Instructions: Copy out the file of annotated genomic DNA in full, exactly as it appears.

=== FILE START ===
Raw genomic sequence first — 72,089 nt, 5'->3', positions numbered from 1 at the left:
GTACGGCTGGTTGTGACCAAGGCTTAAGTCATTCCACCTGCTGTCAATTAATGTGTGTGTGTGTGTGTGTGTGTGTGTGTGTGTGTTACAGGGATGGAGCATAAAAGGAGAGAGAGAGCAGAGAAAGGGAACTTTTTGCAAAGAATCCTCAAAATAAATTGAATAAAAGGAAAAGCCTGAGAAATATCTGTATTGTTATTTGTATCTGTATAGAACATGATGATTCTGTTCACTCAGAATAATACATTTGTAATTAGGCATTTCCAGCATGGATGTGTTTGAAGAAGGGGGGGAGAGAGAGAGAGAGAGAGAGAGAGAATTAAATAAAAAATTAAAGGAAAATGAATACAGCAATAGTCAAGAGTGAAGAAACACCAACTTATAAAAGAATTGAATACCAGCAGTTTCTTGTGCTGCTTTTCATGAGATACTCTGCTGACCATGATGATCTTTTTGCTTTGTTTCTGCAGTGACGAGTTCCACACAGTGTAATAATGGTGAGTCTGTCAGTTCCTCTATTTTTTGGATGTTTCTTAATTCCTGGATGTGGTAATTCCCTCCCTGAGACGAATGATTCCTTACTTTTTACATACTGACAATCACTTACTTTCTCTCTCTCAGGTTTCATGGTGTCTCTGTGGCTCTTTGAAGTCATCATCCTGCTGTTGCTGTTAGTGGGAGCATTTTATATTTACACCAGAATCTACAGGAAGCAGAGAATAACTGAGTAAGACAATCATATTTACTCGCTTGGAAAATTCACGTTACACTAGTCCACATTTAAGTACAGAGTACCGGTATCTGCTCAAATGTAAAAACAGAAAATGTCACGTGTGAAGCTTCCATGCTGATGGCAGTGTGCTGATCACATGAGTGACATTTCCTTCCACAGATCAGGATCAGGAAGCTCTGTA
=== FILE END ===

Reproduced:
Raw genomic sequence first — 72,089 nt, 5'->3', positions numbered from 1 at the left:
GTACGGCTGGTTGTGACCAAGGCTTAAGTCATTCCACCTGCTGTCAATTAATGTGTGTGTGTGTGTGTGTGTGTGTGTGTGTGTGTTACAGGGATGGAGCATAAAAGGAGAGAGAGAGCAGAGAAAGGGAACTTTTTGCAAAGAATCCTCAAAATAAATTGAATAAAAGGAAAAGCCTGAGAAATATCTGTATTGTTATTTGTATCTGTATAGAACATGATGATTCTGTTCACTCAGAATAATACATTTGTAATTAGGCATTTCCAGCATGGATGTGTTTGAAGAAGGGGGGGAGAGAGAGAGAGAGAGAGAGAGAGAATTAAATAAAAAATTAAAGGAAAATGAATACAGCAATAGTCAAGAGTGAAGAAACACCAACTTATAAAAGAATTGAATACCAGCAGTTTCTTGTGCTGCTTTTCATGAGATACTCTGCTGACCATGATGATCTTTTTGCTTTGTTTCTGCAGTGACGAGTTCCACACAGTGTAATAATGGTGAGTCTGTCAGTTCCTCTATTTTTTGGATGTTTCTTAATTCCTGGATGTGGTAATTCCCTCCCTGAGACGAATGATTCCTTACTTTTTACATACTGACAATCACTTACTTTCTCTCTCTCAGGTTTCATGGTGTCTCTGTGGCTCTTTGAAGTCATCATCCTGCTGTTGCTGTTAGTGGGAGCATTTTATATTTACACCAGAATCTACAGGAAGCAGAGAATAACTGAGTAAGACAATCATATTTACTCGCTTGGAAAATTCACGTTACACTAGTCCACATTTAAGTACAGAGTACCGGTATCTGCTCAAATGTAAAAACAGAAAATGTCACGTGTGAAGCTTCCATGCTGATGGCAGTGTGCTGATCACATGAGTGACATTTCCTTCCACAGATCAGGATCAGGAAGCTCTGTA